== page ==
Fed communication is clear, Deutsche Bank’s Stuart Sparks writes, in a new note.
Negative short rates have been rejected as a short-term policy tool for additional easing when it comes to combatting the crisis.
“The implication is that additional easing will be provided through balance sheet growth”, Sparks goes on to say, reiterating the message from a note out Thursday, and driving home a series of points made previously and documented extensively here in “How Many Trillions Equals Negative 1?”
The parade of Fed officials the market heard from this week were unanimous in rejecting negative rates. If that’s too strong, we can say they were unequivocal in indicating that the entire tool kit would be exhausted before considering cutting rates below zero. Jerome Powell attempted to dispel the idea on Wednesday, although as Nomura quipped, his remarks had a kind of Lloyd Christmas feel to them.
If negative rates aren’t in the cards, and the Fed intends to engineer policy that’s actually stimulative, the balance sheet will have to keep growing. That’s the thrust of Sparks’s message, which is the same as it was in weeks previous: r* is somewhere around -1%, and absent negative rates, getting there will entail QE of $3.3 trillion, enough to soak up Treasury coupon supply for the rest of the year – and then some. Here is the key passage from Friday’s note, which echoes previous research:
Fed research suggests that $100 billion in QE has approximately the same impact on year 1 growth as 3 bp of policy easing. To ease to the same degree as 100 bp of short rate cuts, the implication is that QE purchases could be as much as $3.3 trillion. Purchases near that magnitude would create a material supply/demand imbalance that should significantly depress the term premium from current levels. Given our projections for Treasury coupon issuance and Fed QE purchases, we estimate that Fed demand alone will outstrip Treasury supply by approximately $900 billion over the remainder of the year.
Note that yield-curve control purchases are baked into the forecast starting over the summer, as is a projection for “steady state” (if you will) monthly QE.
The Fed on Friday said it will slow Treasury buying again, this time to $6 billion per day next week, from $7 billion. That run rate is still very high by any standard outside of the current context, although well off the unfathomable pace seen during the height of the panic.
Take this into consideration when you ponder shrill warnings about the debt America has chosen to issue (and note that issuing debt to pay for virus relief is a choice, not an imperative) in conjunction with recent economic rescue packages.
Earlier this month, the refunding announcement was met with a predictable cacophony of warnings about the purported perils of the coming Treasury supply tsunami. I scoffed at those warnings. When it comes to coupons, the Fed is going to absorb all of it – plus hundreds of billions more. As for bills, they’ll step in with purchases and cap rates if they have to, although it probably won’t be necessary. For more on that, see “Zoltan Pozsar On Money Market ‘Singularity’ And War Finance“.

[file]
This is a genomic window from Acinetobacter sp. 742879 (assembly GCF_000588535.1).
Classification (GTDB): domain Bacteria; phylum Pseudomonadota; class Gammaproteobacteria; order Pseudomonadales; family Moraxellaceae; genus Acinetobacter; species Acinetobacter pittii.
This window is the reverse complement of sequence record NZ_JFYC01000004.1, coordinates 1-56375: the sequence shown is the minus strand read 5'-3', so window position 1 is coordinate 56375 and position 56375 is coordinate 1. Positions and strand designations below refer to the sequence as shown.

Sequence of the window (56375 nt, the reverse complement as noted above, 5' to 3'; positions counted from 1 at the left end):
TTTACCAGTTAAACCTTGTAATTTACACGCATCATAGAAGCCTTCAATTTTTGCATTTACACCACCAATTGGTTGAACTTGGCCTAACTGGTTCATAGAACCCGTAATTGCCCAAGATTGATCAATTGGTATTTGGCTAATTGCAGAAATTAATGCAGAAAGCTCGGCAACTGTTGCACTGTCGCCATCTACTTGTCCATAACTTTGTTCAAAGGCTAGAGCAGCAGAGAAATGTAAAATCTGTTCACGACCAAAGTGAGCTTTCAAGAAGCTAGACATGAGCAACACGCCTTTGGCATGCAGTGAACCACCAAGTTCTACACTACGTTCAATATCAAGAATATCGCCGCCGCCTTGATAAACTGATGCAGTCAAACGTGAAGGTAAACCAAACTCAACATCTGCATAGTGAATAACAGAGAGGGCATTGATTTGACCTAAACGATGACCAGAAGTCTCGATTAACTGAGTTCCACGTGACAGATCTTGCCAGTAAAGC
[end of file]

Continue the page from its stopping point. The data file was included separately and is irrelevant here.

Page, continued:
Additionally, Deutsche’s Sparks doubts whether falling Treasury yields are going to mean subdued demand from other investors.
“We do not subscribe to the argument that end-user demand for Treasuries is negligible at these yield levels”, he writes, in the same Friday piece, before noting that the hedged yield pickup on the long bond compared to JGBs and Bunds makes USTs attractive compared to domestic alternatives for investors in Europe and Japan.
Finally, Sparks says he also sees pension investors as “another significant source of demand for duration even at low general yield levels”.
The narrow takeaway from all of this is a bullish backdrop for bonds, and flattening pressure on the curve.
But from a macro perspective, I would emphasize two things.
First, we are now in an era of administered prices, something Sparks himself has repeatedly emphasized in precisely those terms. The Fed is going to absorb coupon supply tied to the virus relief packages. As Zoltan Pozsar made clear on Thursday, there are four pools of liquidity that will soak up bill supply, and failing that, the Fed will step in and simply cap yields.
“It’s war finance, and the Fed appears committed to ensure that collateral supply (US Treasury issuance) does not outpace the supply of reserves by a crushing margin”, Pozsar wrote. “Ongoing QE ensures that; standing liquidity facilities ensure that; and changes to the edifice of Basel III ensure that”, he went on to say, adding that “the Fed is laser focused on ensuring there is enough balance sheet and reserves to meet the US government’s and everyone else’s growing credit needs”.
Second, and obviously related, yields are thus a policy choice. The US is under no obligation to pay “market prices” on any debt it chooses to issue. We’re not all the way down the road to 100% administered markets, but we’re getting there. The crisis has accelerated our journey.